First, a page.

Fianna Fail calls for vulture fund regulation
Political opposition to the selling off of distressed mortgages deepens.
Fianna Fail has called for new laws to regulate vulture funds as a second bank announced it may sell off millions of euro worth of mortgages.
The party’s finance spokesman Michael McGrath said swift action is needed to ensure that such international investors are fully monitored by the Central Bank ahead of any loan portfolio sale.
Ulster Bank is the second bank to announce a sale of distressed loans with 7,000 loans in arrears being offered.
Chief executive Gerry Mallon said the bank was setting aside 68 million euro for a deal that it may sell the mortgages to foreign funds.
It follows deep criticism of Permanent TSB’s decision to sell off loans linked to 14,000 private homes as part of a portfolio worth 3.7 billion euro.
The case for full regulation of these vulture funds is compelling Fianna Fail's finance spokesman Michael McGrath
Finance Minister Paschal Donohoe has previously said the Government cannot prevent the sales but that he is deeply aware of homeowners’ concerns. Laws on repossessions are being reviewed as a result.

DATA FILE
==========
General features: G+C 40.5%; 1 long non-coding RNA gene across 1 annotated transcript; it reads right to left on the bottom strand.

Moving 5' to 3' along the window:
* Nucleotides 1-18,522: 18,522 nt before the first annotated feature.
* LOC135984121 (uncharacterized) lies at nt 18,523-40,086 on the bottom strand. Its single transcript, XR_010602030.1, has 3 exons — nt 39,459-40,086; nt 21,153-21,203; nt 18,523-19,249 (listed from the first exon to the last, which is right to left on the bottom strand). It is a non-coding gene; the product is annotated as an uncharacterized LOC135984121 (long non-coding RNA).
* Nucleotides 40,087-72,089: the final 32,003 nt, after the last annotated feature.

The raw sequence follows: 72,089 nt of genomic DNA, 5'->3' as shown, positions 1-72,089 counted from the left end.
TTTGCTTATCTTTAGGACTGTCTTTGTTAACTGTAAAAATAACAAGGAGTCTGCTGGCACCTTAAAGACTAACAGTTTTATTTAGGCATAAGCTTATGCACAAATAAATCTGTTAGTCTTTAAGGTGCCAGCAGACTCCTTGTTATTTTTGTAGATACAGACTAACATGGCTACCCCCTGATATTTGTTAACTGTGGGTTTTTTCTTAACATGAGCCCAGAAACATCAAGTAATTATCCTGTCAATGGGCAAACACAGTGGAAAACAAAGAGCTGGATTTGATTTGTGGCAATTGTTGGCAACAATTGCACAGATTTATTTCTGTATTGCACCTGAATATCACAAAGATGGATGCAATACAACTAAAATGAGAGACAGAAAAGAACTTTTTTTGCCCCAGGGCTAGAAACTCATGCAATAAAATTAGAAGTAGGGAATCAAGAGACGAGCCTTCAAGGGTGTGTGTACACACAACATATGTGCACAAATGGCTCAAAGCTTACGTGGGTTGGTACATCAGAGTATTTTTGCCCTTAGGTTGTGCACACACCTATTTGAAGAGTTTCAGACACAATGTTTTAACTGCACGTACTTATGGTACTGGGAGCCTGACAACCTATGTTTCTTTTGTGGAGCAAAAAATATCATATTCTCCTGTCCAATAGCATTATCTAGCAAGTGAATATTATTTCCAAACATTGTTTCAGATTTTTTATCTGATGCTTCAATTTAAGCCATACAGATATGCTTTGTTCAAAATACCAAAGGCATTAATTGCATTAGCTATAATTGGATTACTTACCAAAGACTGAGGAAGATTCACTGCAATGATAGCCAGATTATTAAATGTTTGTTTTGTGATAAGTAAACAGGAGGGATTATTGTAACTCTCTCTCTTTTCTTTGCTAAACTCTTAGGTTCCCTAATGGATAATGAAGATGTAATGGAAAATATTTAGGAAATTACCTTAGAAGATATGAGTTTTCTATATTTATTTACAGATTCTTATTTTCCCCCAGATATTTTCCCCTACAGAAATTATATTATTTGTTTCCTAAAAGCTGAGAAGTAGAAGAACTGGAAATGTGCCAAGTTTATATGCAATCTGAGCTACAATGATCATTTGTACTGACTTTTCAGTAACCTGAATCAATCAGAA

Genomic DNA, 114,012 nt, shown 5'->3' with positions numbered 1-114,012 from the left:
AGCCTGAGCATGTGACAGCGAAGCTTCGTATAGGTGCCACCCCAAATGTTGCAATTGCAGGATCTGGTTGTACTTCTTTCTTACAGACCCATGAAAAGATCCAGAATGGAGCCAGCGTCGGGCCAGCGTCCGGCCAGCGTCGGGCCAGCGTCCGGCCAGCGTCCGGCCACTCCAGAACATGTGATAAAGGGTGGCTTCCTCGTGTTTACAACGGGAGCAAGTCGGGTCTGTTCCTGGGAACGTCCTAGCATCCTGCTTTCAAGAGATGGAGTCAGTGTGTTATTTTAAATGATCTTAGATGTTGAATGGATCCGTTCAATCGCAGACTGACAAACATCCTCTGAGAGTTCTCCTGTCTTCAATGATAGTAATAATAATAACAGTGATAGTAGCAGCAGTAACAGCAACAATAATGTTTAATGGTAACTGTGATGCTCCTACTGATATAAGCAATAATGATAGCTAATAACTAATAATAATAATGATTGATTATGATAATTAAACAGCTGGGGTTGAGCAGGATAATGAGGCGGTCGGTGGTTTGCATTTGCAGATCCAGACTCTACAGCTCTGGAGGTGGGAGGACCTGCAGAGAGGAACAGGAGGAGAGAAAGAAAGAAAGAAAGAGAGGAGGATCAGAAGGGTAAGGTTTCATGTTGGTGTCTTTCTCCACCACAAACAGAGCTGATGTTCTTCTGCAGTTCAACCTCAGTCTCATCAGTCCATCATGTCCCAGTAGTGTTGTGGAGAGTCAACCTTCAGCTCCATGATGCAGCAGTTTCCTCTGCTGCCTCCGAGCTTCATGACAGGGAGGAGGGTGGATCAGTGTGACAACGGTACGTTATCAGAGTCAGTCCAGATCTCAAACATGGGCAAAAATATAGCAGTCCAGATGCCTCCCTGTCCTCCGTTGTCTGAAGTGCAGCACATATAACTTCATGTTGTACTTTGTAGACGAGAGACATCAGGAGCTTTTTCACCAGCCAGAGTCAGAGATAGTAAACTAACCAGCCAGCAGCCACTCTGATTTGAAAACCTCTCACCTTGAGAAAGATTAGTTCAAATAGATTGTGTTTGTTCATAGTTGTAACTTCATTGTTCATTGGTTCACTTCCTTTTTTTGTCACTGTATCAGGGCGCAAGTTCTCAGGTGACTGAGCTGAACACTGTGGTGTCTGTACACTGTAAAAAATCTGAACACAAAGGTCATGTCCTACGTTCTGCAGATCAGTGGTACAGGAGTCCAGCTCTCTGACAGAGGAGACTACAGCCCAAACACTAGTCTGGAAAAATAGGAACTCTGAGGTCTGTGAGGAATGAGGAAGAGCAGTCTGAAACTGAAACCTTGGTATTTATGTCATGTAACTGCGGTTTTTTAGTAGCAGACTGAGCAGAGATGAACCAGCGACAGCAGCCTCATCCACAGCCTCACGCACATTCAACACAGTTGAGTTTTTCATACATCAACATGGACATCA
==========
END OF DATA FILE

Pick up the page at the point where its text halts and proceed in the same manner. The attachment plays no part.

But Mr McGrath said: “The case for full regulation of these vulture funds is compelling.
“If the fund buys a mortgage, a farm loan or an SME loan, it makes all the crucial decisions about the future of that loan. Despite this, the vulture fund is untouchable, unaccountable and entirely beyond the reach of the Central Bank.”
Fianna Fail is to introduce new legislation on regulation next week.
Mr McGrath also called for the 2013 Code of Conduct on Mortgage Arrears to be reviewed. He said 38,000 family home mortgages now owned by non-bank entities, including over 11,000 by unregulated vulture funds.
“Mortgage holders who are fully honouring the terms of a restructuring agreement need greater protection,” the opposition spokesman said.
“The fact that vulture funds do not have to offer some of the main restructuring options such as arrears capitalisation, term extension or split mortgage places distressed borrowers whose loans are with them in a perilous position.”